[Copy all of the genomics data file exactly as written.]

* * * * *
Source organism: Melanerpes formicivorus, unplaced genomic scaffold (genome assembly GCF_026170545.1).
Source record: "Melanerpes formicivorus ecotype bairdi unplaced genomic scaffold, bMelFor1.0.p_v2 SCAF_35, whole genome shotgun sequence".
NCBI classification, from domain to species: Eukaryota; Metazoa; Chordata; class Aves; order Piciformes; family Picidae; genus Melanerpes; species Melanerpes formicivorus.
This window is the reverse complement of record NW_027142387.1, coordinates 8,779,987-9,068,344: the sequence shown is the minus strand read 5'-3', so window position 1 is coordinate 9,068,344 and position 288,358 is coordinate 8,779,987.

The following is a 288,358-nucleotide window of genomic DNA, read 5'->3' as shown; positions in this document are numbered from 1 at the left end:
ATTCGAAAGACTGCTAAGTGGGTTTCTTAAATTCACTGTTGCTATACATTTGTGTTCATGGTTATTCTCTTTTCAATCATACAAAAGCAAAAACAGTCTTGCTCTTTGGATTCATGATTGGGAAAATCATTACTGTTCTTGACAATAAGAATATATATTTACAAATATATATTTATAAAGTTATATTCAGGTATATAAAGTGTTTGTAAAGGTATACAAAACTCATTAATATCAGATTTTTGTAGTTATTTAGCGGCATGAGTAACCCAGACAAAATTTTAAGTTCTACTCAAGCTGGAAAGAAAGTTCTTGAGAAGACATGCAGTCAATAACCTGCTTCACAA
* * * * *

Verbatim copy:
Source organism: Melanerpes formicivorus, unplaced genomic scaffold (genome assembly GCF_026170545.1).
Source record: "Melanerpes formicivorus ecotype bairdi unplaced genomic scaffold, bMelFor1.0.p_v2 SCAF_35, whole genome shotgun sequence".
NCBI classification, from domain to species: Eukaryota; Metazoa; Chordata; class Aves; order Piciformes; family Picidae; genus Melanerpes; species Melanerpes formicivorus.
This window is the reverse complement of record NW_027142387.1, coordinates 8,779,987-9,068,344: the sequence shown is the minus strand read 5'-3', so window position 1 is coordinate 9,068,344 and position 288,358 is coordinate 8,779,987.

The following is a 288,358-nucleotide window of genomic DNA, read 5'->3' as shown; positions in this document are numbered from 1 at the left end:
ATTCGAAAGACTGCTAAGTGGGTTTCTTAAATTCACTGTTGCTATACATTTGTGTTCATGGTTATTCTCTTTTCAATCATACAAAAGCAAAAACAGTCTTGCTCTTTGGATTCATGATTGGGAAAATCATTACTGTTCTTGACAATAAGAATATATATTTACAAATATATATTTATAAAGTTATATTCAGGTATATAAAGTGTTTGTAAAGGTATACAAAACTCATTAATATCAGATTTTTGTAGTTATTTAGCGGCATGAGTAACCCAGACAAAATTTTAAGTTCTACTCAAGCTGGAAAGAAAGTTCTTGAGAAGACATGCAGTCAATAACCTGCTTCACAA